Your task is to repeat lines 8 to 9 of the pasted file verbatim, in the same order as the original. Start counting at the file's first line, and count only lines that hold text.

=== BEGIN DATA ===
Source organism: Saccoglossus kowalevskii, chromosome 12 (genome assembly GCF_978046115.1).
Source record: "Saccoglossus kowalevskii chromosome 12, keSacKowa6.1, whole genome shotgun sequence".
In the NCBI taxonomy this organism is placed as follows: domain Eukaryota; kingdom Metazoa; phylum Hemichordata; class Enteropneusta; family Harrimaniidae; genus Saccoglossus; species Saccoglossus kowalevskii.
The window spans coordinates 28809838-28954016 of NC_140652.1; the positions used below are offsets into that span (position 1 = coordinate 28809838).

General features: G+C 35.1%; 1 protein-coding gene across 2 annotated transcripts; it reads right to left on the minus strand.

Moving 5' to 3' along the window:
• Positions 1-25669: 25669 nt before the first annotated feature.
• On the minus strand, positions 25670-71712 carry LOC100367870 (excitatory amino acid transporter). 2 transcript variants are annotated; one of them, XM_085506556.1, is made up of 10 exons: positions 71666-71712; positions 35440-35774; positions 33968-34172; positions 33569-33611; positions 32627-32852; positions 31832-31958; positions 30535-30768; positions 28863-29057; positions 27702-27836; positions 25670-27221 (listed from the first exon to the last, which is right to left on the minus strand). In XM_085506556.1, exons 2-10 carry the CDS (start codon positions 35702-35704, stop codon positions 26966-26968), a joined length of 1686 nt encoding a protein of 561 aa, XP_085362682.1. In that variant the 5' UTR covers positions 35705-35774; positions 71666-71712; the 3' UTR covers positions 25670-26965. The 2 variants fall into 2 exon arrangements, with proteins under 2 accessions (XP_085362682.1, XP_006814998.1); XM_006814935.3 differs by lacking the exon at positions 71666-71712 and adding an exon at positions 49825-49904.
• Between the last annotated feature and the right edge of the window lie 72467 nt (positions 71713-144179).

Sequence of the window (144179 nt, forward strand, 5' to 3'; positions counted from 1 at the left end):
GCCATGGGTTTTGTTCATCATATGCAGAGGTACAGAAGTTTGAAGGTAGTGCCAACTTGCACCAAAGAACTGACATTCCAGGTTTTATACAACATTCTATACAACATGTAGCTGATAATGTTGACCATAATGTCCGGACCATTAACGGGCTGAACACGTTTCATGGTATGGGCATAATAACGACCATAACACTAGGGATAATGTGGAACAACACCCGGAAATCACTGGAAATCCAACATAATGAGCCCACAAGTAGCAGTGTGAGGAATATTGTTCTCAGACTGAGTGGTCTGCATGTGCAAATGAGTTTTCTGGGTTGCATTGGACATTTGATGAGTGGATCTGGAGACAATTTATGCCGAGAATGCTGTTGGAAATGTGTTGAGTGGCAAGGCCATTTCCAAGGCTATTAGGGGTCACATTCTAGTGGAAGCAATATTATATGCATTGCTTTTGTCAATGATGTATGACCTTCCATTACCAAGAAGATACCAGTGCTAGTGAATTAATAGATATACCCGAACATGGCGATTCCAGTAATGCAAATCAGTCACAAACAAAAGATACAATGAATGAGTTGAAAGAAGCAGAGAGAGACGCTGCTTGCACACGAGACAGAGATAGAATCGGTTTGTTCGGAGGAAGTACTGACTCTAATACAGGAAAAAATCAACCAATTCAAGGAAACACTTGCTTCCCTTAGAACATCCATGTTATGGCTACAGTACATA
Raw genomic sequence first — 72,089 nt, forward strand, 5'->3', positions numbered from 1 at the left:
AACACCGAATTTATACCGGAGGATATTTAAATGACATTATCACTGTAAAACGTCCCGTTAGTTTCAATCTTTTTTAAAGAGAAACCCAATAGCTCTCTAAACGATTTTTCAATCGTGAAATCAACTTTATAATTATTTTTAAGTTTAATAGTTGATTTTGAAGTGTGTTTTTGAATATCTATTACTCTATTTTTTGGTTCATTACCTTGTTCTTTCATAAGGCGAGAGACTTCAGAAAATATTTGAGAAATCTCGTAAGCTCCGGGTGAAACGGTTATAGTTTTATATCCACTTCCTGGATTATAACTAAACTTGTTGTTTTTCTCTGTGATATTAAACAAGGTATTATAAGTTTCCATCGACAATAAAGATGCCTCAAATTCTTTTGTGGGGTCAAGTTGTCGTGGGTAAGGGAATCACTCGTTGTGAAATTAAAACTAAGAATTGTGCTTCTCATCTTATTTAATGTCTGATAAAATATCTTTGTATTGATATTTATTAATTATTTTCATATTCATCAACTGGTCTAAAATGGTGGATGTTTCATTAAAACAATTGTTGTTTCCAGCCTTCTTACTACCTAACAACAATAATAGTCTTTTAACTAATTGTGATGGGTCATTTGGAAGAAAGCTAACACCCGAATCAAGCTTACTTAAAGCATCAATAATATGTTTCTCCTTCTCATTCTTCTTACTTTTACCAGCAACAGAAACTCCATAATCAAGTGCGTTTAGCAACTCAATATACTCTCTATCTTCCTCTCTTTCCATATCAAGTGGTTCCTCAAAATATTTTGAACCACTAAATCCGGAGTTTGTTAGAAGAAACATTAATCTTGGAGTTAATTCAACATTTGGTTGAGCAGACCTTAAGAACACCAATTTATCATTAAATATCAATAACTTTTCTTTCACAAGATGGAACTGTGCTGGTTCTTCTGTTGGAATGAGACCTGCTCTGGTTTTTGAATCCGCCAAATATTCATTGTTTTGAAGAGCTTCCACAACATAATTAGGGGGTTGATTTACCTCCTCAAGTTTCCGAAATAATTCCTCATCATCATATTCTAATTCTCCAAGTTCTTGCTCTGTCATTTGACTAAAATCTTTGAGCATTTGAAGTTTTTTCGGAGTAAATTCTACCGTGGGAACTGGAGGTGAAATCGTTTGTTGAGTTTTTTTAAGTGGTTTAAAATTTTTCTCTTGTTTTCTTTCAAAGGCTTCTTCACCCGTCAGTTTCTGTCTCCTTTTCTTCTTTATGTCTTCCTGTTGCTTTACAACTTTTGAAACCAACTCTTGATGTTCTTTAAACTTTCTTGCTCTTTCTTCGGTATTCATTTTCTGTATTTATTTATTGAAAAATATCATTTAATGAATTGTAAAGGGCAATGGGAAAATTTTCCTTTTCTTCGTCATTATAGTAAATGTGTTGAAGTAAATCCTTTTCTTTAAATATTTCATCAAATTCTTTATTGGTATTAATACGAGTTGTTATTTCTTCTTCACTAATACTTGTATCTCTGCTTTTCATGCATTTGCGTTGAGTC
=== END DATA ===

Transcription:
• On the minus strand, positions 25670-71712 carry LOC100367870 (excitatory amino acid transporter). 2 transcript variants are annotated; one of them, XM_085506556.1, is made up of 10 exons: positions 71666-71712; positions 35440-35774; positions 33968-34172; positions 33569-33611; positions 32627-32852; positions 31832-31958; positions 30535-30768; positions 28863-29057; positions 27702-27836; positions 25670-27221 (listed from the first exon to the last, which is right to left on the minus strand). In XM_085506556.1, exons 2-10 carry the CDS (start codon positions 35702-35704, stop codon positions 26966-26968), a joined length of 1686 nt encoding a protein of 561 aa, XP_085362682.1. In that variant the 5' UTR covers positions 35705-35774; positions 71666-71712; the 3' UTR covers positions 25670-26965. The 2 variants fall into 2 exon arrangements, with proteins under 2 accessions (XP_085362682.1, XP_006814998.1); XM_006814935.3 differs by lacking the exon at positions 71666-71712 and adding an exon at positions 49825-49904.
• Between the last annotated feature and the right edge of the window lie 72467 nt (positions 71713-144179).